Accessibility links

NY Play Revives Interest in Art Collector Peggy Guggenheim


With record crowds flocking to the Salvador Dali show at the Philadelphia Museum of Art and New York's Metropolitan Museum staging a retrospective of Max Ernst, there's been a resurgence of interest in surrealist art. And now, with a recent biography and an-Off Broadway play, there's also a renewed curiosity about the woman who helped bring modern art to the fore in the United States, Peggy Guggenheim.

Over four decades, Peggy Guggenheim assembled a collection of modern art rivaled by no one and yet she's often remembered mainly for her eccentricity and her free-wheeling private life. In the one-woman show, Woman Before a Glass, actress Mercedes Ruehl reveals many of the legendary collector's strange quirks. But on stage, Ms. Ruehl doesn't let us forget that without Peggy Guggenheim, the world may never have known artists like Max Ernst, Jackson Pollack and Mark Rothko.

Mercedes Ruehl: "I encouraged them. I started sending them monthly stipends so they could paint or play or pay their rent or feed their kids or drink or whatever the hell else they wished just like regular, ordinary human beings. Except they're not regular, ordinary human beings. They are artists, they are sublime artists, and nobody wanted their work except moi!"

Mary Dearborn, author of the new Guggenheim biography Mistress of Modernism, says the play is biographically truthful.

"Oh, Peggy would have loved the way she is in this show," said Mary Dearborn. "She was shy in real life and she wasn't flamboyant but still the play also gives her her due as real shaper of 20th century art history."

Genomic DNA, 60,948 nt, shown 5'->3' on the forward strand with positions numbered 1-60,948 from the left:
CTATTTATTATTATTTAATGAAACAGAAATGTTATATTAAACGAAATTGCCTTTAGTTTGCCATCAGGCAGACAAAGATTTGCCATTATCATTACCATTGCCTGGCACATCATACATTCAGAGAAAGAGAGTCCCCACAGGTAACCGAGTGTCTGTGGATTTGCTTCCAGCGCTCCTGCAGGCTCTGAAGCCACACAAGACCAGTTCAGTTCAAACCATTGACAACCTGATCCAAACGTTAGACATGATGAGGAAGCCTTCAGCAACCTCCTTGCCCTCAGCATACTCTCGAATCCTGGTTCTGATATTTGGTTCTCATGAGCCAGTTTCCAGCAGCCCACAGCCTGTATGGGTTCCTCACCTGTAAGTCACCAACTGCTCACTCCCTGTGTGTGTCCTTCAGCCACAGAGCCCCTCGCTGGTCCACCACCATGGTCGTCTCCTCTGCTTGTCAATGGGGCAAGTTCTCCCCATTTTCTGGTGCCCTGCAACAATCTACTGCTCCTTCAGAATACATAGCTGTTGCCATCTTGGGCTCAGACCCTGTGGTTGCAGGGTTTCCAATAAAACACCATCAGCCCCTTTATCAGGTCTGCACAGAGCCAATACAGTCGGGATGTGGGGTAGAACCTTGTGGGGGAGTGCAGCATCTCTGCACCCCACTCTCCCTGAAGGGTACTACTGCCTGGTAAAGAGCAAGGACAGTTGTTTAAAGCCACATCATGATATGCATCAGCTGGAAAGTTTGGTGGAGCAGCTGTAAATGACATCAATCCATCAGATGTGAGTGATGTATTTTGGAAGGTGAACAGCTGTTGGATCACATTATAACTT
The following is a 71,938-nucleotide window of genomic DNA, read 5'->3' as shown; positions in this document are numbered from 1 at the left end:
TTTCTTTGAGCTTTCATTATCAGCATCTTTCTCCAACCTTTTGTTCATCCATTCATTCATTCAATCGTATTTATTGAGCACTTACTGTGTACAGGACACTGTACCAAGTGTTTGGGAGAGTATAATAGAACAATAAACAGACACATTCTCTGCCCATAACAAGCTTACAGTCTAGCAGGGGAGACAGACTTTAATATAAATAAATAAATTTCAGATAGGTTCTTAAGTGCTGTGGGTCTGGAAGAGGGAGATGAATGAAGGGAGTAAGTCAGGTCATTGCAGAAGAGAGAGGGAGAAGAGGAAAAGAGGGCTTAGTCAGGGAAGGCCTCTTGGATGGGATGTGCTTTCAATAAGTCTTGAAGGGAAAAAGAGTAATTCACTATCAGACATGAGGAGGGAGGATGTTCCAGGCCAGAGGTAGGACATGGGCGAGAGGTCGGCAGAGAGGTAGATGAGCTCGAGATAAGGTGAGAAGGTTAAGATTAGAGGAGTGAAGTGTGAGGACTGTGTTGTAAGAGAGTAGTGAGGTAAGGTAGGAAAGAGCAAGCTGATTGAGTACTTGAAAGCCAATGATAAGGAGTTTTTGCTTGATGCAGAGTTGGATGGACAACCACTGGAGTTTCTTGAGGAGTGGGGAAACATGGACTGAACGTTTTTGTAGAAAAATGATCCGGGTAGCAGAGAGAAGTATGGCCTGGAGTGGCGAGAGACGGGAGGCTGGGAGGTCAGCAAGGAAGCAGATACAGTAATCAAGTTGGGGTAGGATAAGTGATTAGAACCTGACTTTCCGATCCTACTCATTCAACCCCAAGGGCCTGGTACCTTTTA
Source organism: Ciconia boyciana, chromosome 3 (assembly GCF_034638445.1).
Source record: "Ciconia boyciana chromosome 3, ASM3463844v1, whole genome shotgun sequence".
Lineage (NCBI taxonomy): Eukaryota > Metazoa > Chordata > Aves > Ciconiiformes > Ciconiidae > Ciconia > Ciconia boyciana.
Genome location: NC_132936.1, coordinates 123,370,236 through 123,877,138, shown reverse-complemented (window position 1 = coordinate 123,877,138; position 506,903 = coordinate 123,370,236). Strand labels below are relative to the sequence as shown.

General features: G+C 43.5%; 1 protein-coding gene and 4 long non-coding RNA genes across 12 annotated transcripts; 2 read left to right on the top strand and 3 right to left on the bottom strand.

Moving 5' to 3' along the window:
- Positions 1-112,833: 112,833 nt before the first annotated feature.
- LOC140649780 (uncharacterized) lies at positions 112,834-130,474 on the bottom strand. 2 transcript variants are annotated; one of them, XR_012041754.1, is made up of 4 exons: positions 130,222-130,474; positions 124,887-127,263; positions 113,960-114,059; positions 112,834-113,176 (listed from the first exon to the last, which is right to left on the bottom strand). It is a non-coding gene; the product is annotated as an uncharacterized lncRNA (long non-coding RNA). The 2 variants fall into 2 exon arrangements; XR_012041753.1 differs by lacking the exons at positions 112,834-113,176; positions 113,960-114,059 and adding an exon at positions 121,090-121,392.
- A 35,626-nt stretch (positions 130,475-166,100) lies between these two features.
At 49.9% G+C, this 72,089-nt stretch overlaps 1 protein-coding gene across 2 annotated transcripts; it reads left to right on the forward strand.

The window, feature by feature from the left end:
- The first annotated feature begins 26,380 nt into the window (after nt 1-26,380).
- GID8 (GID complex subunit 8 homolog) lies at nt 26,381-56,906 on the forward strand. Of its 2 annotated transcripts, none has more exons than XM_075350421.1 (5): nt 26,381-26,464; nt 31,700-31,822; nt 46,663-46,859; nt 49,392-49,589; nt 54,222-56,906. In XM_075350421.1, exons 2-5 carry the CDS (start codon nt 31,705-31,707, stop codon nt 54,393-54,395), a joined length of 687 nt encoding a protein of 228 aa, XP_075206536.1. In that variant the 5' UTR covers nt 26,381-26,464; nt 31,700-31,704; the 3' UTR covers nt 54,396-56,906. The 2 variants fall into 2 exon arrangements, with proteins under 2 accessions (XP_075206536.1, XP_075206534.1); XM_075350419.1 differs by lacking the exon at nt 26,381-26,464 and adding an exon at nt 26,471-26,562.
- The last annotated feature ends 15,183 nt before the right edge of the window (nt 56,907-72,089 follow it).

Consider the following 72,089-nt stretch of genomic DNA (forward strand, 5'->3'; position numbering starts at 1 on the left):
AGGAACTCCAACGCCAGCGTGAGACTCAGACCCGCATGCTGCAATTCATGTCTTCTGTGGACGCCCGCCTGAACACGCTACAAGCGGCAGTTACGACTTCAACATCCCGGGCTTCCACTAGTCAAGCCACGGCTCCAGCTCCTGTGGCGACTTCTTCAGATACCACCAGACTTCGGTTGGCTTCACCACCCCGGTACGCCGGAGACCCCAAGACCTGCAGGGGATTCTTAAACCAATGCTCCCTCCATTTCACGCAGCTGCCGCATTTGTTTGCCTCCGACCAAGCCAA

This play, however, doesn't shy away from Peggy's notorious sexual escapades. She was married for a while to Ernst and had relationships with artists from Marcel Duchamp to Yves Tanguy.

Mercedes Ruehl: "Tanguy was the sweetest man I ever knew. I wanted to marry him. I asked him to marry me and he said he would. "But what about my wife?" he said. "She'd be so lonely, so very lonely."

Peggy Guggenheim, at 81 poses in sculpture garden at her 18th century palace, Palazzo Venier dei Leoni, in Venice (1979 photo)
Nevertheless, Ms. Guggenheim tried not to let such emotional attachments mar her business acumen. Says biographer Dearborn:

"Peggy was a bargain hunter," she said. "She bought a picture a day in the shadow of World War II when artists were selling their work for next to nothing. Peggy paid only $250 for Giacometti's Woman with a Cut Throat, she paid $300 for a Paul Klee, $150 for a sculpture by Henry Moore, They're just phenomenal prices."

During World War II she risked her life to save art. Ms. Guggenheim, who was Jewish, smuggled art and artists out from under the Nazis in France.

"Hitler evidently made a connection between modern art, which he called degenerate, and the Jews," said Mary Dearborn. "He thought that kind of degenerate art could only be produced and understood by the Jews."

Ms. Guggenheim in her own way agreed, as Ms. Ruehl demonstrates while playing Peggy on stage:

Mercedes Ruehl : "We Jews understand it because wherever we go we're outsiders, we are always forced always to be outsiders. And because of that we see this art for what it is - not an answer but a question. It's why Hitler wanted to destroy it all. Because it forces us to see and feel and think differently and anew. And for ourselves."

Certainly Peggy Guggenheim thought for herself, whether as a lover of great artists or the savior and patron of their art. And in the process, she perhaps became something of a work of art herself.

XS
SM
MD
LG